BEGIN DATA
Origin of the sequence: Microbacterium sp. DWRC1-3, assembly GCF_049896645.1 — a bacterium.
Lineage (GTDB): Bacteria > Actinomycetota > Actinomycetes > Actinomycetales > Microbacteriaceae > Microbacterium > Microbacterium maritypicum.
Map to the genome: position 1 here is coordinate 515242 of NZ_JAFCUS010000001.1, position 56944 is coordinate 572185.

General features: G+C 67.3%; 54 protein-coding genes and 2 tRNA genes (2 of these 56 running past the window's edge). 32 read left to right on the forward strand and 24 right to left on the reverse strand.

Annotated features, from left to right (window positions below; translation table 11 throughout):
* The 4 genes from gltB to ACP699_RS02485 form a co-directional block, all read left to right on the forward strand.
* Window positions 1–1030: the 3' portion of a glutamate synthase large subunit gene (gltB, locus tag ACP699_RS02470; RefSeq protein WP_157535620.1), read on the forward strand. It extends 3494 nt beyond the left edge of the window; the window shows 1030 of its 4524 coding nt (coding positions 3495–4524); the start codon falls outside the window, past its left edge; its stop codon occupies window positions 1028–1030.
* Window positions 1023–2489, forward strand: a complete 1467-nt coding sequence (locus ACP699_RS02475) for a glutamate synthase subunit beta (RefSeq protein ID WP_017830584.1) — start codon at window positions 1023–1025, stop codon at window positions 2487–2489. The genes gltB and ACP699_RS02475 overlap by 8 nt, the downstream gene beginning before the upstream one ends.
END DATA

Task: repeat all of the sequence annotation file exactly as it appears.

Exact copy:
Origin of the sequence: Microbacterium sp. DWRC1-3, assembly GCF_049896645.1 — a bacterium.
Lineage (GTDB): Bacteria > Actinomycetota > Actinomycetes > Actinomycetales > Microbacteriaceae > Microbacterium > Microbacterium maritypicum.
Map to the genome: position 1 here is coordinate 515242 of NZ_JAFCUS010000001.1, position 56944 is coordinate 572185.

General features: G+C 67.3%; 54 protein-coding genes and 2 tRNA genes (2 of these 56 running past the window's edge). 32 read left to right on the forward strand and 24 right to left on the reverse strand.

Annotated features, from left to right (window positions below; translation table 11 throughout):
* The 4 genes from gltB to ACP699_RS02485 form a co-directional block, all read left to right on the forward strand.
* Window positions 1–1030: the 3' portion of a glutamate synthase large subunit gene (gltB, locus tag ACP699_RS02470; RefSeq protein WP_157535620.1), read on the forward strand. It extends 3494 nt beyond the left edge of the window; the window shows 1030 of its 4524 coding nt (coding positions 3495–4524); the start codon falls outside the window, past its left edge; its stop codon occupies window positions 1028–1030.
* Window positions 1023–2489, forward strand: a complete 1467-nt coding sequence (locus ACP699_RS02475) for a glutamate synthase subunit beta (RefSeq protein ID WP_017830584.1) — start codon at window positions 1023–1025, stop codon at window positions 2487–2489. The genes gltB and ACP699_RS02475 overlap by 8 nt, the downstream gene beginning before the upstream one ends.